Forget those oversized, tennis-racket shoes. Today’s snowshoers wear high-tech gear to walk — and even run — through the Valley’s white stuff
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If you can walk you can snowshoe, but be sure to match your shoes to the type of terrain you plan to traverse
Photograph by Jakub Cejpek/Shutterstock
Choosing a snowshoe
Walking in snowshoes is easy. Choosing them — and figuring out how to fasten the complicated bindings — is the hard part. Gone are the tennis racket-size, cumbersome contraptions of yesteryear. Here are a few basic types:
Recreational snowshoes: These are what most rental places carry. They are inexpensive and a good way to break into the sport. A good pair will cost you $100 or more. Beware of cheapo types.
Mountaineering snowshoes: Sharp crampons — which can really dig into steep, slippery slopes — and sturdy bindings ensure they won’t break halfway to your alpine destination. Expect to pay $150 and up.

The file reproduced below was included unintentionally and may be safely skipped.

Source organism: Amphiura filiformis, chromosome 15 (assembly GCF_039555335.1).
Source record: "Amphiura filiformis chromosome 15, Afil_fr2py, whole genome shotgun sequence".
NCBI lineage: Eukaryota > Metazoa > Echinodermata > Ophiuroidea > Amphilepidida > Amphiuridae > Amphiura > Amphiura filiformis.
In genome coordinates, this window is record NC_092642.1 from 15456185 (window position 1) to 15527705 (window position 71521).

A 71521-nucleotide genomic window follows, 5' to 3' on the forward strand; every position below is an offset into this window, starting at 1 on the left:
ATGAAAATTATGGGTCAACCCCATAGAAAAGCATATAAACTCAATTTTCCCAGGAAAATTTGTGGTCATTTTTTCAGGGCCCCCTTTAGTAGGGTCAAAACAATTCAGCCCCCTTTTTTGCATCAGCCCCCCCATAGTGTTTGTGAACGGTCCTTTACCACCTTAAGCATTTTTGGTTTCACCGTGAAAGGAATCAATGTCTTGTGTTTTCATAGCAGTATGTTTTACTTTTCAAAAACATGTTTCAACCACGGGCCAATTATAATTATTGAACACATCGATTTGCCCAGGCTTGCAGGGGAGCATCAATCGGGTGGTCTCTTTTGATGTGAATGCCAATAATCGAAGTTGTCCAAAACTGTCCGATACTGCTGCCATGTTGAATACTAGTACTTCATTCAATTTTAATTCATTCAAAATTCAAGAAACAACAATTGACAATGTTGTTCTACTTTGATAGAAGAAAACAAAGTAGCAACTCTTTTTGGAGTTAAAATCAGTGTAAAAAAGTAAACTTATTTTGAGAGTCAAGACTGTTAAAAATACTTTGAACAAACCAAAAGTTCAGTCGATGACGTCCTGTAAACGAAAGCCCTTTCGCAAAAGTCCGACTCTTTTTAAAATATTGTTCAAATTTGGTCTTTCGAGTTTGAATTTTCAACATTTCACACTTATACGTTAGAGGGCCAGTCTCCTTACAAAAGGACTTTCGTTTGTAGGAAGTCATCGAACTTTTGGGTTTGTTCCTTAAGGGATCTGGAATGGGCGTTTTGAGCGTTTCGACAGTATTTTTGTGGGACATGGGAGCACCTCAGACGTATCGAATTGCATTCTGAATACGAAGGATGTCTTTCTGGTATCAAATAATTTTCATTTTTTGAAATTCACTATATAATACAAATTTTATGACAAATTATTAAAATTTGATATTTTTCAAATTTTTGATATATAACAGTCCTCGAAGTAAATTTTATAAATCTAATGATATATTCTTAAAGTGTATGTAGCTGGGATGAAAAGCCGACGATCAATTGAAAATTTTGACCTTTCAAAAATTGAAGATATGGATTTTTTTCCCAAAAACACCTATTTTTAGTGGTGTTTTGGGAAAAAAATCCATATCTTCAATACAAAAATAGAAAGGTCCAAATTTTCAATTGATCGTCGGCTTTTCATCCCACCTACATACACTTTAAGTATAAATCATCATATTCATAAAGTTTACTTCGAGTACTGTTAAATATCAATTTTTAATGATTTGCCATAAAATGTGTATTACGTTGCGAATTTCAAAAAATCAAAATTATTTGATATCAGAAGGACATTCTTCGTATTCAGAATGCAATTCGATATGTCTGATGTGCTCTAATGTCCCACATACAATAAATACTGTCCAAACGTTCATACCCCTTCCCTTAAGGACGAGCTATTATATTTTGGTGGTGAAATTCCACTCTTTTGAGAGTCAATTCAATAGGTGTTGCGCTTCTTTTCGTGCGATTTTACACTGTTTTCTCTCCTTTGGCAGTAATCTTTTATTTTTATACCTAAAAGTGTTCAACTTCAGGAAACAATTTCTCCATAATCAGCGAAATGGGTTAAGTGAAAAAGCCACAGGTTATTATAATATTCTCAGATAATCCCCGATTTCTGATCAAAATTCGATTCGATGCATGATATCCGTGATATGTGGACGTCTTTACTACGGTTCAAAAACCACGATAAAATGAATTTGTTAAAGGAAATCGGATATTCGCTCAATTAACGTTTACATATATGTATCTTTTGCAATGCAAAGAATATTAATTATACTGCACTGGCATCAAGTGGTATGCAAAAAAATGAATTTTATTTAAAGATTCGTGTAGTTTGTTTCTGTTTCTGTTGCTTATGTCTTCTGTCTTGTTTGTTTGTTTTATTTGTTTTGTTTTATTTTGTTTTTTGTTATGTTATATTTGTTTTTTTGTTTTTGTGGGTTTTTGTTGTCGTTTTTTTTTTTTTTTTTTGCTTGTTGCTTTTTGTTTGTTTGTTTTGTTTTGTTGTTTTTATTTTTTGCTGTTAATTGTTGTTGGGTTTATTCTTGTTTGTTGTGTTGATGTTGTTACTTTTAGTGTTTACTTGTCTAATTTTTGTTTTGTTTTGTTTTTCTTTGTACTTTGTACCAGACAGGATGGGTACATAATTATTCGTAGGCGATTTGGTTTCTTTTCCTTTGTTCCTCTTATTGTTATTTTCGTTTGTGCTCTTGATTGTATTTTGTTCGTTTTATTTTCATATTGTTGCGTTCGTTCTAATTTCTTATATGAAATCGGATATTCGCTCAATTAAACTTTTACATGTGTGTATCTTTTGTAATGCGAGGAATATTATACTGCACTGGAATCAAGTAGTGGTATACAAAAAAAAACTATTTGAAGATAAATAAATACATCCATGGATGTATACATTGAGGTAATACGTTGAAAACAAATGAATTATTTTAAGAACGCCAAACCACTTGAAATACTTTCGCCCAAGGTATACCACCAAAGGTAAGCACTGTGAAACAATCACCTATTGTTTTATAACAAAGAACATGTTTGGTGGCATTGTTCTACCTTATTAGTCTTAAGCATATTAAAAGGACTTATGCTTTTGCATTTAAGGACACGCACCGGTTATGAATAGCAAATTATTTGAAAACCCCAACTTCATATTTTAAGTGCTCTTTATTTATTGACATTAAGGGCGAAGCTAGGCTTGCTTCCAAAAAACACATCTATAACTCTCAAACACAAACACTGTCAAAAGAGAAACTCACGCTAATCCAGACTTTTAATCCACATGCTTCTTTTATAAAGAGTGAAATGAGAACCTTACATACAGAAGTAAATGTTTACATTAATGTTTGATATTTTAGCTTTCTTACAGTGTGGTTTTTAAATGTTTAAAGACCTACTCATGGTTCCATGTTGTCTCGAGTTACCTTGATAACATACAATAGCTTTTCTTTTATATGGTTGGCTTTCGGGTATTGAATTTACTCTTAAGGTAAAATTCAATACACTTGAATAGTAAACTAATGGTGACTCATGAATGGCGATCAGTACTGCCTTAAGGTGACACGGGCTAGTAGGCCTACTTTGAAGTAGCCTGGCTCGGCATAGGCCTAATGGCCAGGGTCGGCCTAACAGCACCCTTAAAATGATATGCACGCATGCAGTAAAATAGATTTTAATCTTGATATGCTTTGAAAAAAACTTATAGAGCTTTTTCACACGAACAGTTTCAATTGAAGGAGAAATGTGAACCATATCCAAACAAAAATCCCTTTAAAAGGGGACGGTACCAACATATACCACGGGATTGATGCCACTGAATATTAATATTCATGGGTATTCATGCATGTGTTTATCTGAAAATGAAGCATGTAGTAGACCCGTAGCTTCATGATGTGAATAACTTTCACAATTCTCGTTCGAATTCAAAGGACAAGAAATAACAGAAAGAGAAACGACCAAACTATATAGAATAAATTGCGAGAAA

Running (aka aerobic) snowshoes: Lighter and shorter than the other types, with a teardrop shape, these are also more expensive: about $200 and up.
Some models have step-in bindings, which means no fumbling with straps; however, you have to buy the boot that matches the bindings (from $100-$250 for the whole lot). If you want more support, you can use ski poles or adjustable backcountry poles, too, although they’re not necessary.
Read on for a list of snowshoeing sites in the Hudson Valley